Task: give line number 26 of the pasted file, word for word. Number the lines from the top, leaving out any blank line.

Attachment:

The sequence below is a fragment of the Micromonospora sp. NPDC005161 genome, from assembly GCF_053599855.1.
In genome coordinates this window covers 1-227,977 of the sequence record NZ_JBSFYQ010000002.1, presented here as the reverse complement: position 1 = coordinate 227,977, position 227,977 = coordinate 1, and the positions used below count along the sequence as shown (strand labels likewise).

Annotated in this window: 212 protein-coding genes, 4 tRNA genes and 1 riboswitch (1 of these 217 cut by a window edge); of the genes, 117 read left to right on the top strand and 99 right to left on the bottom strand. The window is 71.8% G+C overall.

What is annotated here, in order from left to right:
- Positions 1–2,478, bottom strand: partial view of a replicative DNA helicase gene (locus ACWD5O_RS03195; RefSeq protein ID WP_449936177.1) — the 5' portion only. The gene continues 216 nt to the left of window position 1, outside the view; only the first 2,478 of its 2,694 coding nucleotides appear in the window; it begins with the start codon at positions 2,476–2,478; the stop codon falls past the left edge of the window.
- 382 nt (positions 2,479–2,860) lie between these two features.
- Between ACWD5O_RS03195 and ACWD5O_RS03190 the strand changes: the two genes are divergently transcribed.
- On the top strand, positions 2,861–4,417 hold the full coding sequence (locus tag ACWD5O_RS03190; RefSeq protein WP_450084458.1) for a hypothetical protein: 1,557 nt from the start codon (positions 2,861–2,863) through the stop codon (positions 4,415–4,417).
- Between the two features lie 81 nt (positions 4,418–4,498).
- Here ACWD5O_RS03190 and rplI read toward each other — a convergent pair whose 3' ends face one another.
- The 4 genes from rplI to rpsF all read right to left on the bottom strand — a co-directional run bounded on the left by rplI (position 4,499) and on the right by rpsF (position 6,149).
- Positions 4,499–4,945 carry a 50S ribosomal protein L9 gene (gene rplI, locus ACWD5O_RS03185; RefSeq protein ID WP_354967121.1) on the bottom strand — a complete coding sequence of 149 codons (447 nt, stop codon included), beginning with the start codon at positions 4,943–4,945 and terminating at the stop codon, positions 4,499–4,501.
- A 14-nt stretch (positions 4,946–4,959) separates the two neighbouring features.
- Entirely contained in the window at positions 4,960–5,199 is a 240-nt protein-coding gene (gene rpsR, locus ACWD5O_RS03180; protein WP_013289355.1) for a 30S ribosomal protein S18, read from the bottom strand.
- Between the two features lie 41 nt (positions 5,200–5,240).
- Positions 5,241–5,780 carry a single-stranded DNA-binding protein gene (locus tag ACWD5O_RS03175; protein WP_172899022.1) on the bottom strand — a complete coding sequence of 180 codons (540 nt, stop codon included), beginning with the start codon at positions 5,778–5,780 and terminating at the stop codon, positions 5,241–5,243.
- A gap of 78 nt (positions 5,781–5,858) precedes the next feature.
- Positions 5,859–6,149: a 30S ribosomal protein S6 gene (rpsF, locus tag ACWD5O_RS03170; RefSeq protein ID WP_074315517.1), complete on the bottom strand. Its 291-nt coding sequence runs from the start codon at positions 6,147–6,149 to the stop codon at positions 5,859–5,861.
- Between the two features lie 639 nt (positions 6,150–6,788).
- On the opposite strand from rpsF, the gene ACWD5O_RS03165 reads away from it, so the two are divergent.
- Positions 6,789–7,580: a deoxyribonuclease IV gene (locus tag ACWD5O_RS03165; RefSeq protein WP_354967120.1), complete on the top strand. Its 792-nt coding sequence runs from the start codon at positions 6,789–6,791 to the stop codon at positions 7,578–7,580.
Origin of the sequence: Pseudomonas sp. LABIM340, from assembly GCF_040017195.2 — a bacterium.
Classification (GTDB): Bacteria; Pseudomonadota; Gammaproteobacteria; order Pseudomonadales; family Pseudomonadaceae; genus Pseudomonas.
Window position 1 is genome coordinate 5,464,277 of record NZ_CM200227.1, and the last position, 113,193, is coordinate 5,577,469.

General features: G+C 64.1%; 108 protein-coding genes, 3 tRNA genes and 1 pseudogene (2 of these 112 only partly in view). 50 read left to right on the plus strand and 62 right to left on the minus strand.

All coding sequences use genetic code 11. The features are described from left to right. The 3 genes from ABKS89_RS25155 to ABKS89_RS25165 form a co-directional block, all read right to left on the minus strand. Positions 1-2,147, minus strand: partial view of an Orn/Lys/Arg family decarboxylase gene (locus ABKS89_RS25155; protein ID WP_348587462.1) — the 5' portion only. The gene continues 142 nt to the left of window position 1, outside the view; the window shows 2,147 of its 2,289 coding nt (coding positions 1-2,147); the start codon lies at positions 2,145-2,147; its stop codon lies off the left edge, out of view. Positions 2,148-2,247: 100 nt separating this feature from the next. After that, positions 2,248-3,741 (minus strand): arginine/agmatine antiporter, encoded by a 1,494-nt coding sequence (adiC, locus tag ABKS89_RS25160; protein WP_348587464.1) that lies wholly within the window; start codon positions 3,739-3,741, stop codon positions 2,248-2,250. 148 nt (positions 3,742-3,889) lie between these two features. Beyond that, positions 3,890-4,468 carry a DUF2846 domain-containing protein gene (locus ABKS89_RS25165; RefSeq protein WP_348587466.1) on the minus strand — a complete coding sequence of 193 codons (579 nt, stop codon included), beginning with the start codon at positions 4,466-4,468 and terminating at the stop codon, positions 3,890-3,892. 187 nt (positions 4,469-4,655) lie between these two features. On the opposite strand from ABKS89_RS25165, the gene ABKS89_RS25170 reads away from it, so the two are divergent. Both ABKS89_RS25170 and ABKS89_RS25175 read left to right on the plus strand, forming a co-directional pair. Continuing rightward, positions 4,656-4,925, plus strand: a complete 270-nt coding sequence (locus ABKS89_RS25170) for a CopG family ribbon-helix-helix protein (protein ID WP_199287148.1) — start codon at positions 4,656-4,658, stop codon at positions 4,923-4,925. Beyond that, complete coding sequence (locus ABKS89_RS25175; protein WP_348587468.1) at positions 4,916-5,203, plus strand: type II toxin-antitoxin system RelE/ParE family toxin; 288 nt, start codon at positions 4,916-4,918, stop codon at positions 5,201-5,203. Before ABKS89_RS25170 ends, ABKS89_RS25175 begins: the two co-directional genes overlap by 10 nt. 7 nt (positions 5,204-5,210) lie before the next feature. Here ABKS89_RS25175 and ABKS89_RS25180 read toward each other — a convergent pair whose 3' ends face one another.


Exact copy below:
All coding sequences use genetic code 11. The features are described from left to right. The 3 genes from ABKS89_RS25155 to ABKS89_RS25165 form a co-directional block, all read right to left on the minus strand. Positions 1-2,147, minus strand: partial view of an Orn/Lys/Arg family decarboxylase gene (locus ABKS89_RS25155; protein ID WP_348587462.1) — the 5' portion only. The gene continues 142 nt to the left of window position 1, outside the view; the window shows 2,147 of its 2,289 coding nt (coding positions 1-2,147); the start codon lies at positions 2,145-2,147; its stop codon lies off the left edge, out of view. Positions 2,148-2,247: 100 nt separating this feature from the next. After that, positions 2,248-3,741 (minus strand): arginine/agmatine antiporter, encoded by a 1,494-nt coding sequence (adiC, locus tag ABKS89_RS25160; protein WP_348587464.1) that lies wholly within the window; start codon positions 3,739-3,741, stop codon positions 2,248-2,250. 148 nt (positions 3,742-3,889) lie between these two features. Beyond that, positions 3,890-4,468 carry a DUF2846 domain-containing protein gene (locus ABKS89_RS25165; RefSeq protein WP_348587466.1) on the minus strand — a complete coding sequence of 193 codons (579 nt, stop codon included), beginning with the start codon at positions 4,466-4,468 and terminating at the stop codon, positions 3,890-3,892. 187 nt (positions 4,469-4,655) lie between these two features. On the opposite strand from ABKS89_RS25165, the gene ABKS89_RS25170 reads away from it, so the two are divergent. Both ABKS89_RS25170 and ABKS89_RS25175 read left to right on the plus strand, forming a co-directional pair. Continuing rightward, positions 4,656-4,925, plus strand: a complete 270-nt coding sequence (locus ABKS89_RS25170) for a CopG family ribbon-helix-helix protein (protein ID WP_199287148.1) — start codon at positions 4,656-4,658, stop codon at positions 4,923-4,925. Beyond that, complete coding sequence (locus ABKS89_RS25175; protein WP_348587468.1) at positions 4,916-5,203, plus strand: type II toxin-antitoxin system RelE/ParE family toxin; 288 nt, start codon at positions 4,916-4,918, stop codon at positions 5,201-5,203. Before ABKS89_RS25170 ends, ABKS89_RS25175 begins: the two co-directional genes overlap by 10 nt. 7 nt (positions 5,204-5,210) lie before the next feature. Here ABKS89_RS25175 and ABKS89_RS25180 read toward each other — a convergent pair whose 3' ends face one another.